“Treating an individual with mental illness or in a mental health crisis in an emergency room is the most expensive form of treatment,” wrote Judy Preston, a civil-rights lawyer with the U.S. Department of Justice overseeing Oregon’s mental health system, in a Jan. 24 letter to state officials. “And one that also runs the increased risk of institutionalization and does not provide the services necessary for the prevention of future crises.”
Even in the face of failure by state leaders to fix Oregon’s system, there are solutions.
One way is to go to court to force change. In Washington state, two hospital groups have successfully sued the state, arguing that boarding violates their patients’ civil rights “because it does not provide a realistic opportunity for improvement.” The Washington Supreme Court heard the state’s appeal of that case in late June.
There’s no such case currently in litigation in Oregon, but last month, a team of medical experts—including representatives from OHSU and Legacy, and Dr. Sharon Meieran, a Kaiser ER doctor—visited a model program in Alameda County, Calif.
There, police no longer drop people experiencing psychiatric crises at the closest hospital. Instead, officials established a psychiatric emergency room at John George Hospital in San Leandro.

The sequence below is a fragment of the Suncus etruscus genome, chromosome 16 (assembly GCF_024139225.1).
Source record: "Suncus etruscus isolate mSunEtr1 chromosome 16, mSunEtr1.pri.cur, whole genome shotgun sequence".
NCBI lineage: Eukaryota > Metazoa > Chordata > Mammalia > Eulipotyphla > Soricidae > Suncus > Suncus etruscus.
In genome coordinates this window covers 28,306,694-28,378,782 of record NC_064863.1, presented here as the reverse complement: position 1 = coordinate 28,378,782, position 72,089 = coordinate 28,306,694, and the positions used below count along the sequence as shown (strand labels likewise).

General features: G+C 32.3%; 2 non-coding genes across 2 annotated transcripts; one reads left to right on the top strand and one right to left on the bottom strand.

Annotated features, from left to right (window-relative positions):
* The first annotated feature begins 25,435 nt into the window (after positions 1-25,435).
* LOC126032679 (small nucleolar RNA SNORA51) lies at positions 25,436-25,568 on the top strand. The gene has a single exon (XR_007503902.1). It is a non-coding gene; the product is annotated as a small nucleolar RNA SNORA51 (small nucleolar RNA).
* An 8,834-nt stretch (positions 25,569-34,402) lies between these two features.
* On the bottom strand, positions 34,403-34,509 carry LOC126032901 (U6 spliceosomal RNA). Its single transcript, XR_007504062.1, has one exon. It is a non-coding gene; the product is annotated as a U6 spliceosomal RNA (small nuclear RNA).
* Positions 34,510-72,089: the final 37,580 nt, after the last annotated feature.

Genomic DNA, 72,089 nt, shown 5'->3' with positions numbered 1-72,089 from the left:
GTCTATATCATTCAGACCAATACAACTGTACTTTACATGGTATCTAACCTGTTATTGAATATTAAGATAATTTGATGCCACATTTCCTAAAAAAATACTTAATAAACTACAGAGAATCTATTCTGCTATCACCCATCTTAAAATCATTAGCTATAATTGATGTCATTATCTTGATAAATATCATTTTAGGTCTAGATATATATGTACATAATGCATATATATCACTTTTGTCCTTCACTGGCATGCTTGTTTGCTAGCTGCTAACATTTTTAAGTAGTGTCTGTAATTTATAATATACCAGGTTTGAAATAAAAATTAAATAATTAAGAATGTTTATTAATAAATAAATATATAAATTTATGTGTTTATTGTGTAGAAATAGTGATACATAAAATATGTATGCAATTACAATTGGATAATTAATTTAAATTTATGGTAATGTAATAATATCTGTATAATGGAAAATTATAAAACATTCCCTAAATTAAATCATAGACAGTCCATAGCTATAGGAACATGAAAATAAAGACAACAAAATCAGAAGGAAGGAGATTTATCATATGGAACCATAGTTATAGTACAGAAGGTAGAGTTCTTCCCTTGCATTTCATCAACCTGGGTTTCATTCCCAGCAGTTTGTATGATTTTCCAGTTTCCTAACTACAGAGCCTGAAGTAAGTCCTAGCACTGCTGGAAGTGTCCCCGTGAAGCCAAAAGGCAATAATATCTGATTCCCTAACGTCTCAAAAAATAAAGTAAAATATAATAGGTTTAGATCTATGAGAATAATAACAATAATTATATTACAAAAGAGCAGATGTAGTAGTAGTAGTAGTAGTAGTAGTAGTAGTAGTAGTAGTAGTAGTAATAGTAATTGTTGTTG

The outcomes, according to a study published in the Western Journal of Emergency Medicine in June 2013, are remarkable.
Patient boarding time declined from an average of 10 hours to less than two. And because patients received appropriate treatment rather than simply being warehoused, the need for inpatient hospitalization decreased by 75 percent.
“It’s pretty incredible what they’ve done,” says Meieran.
The economics are far better as well.
MediCal, the California equivalent of the Oregon Health Plan, pays for up to 23 hours of treatment at John George with Medicaid dollars.
That Medicaid billing code exists in Oregon, but nobody’s using it.
Legacy and OHSU are pressing state officials to activate the billing code in Oregon. The two hospital systems, often competitors, have identified space in central Portland in which they hope to replicate the Alameda model next year.
“They’ve been doing it for five years down there, so it’s sustainable,” says OHSU’s Scherba. “This is probably one of the most exciting opportunities I’ve seen in my career.”
Patients say a better approach cannot come soon enough.
Jennifer Ann, for one, is still haunted by her last experience in an ER.
“I felt abandoned and lost and frightened,” she says. “And not really having a conception of this ever having an end.”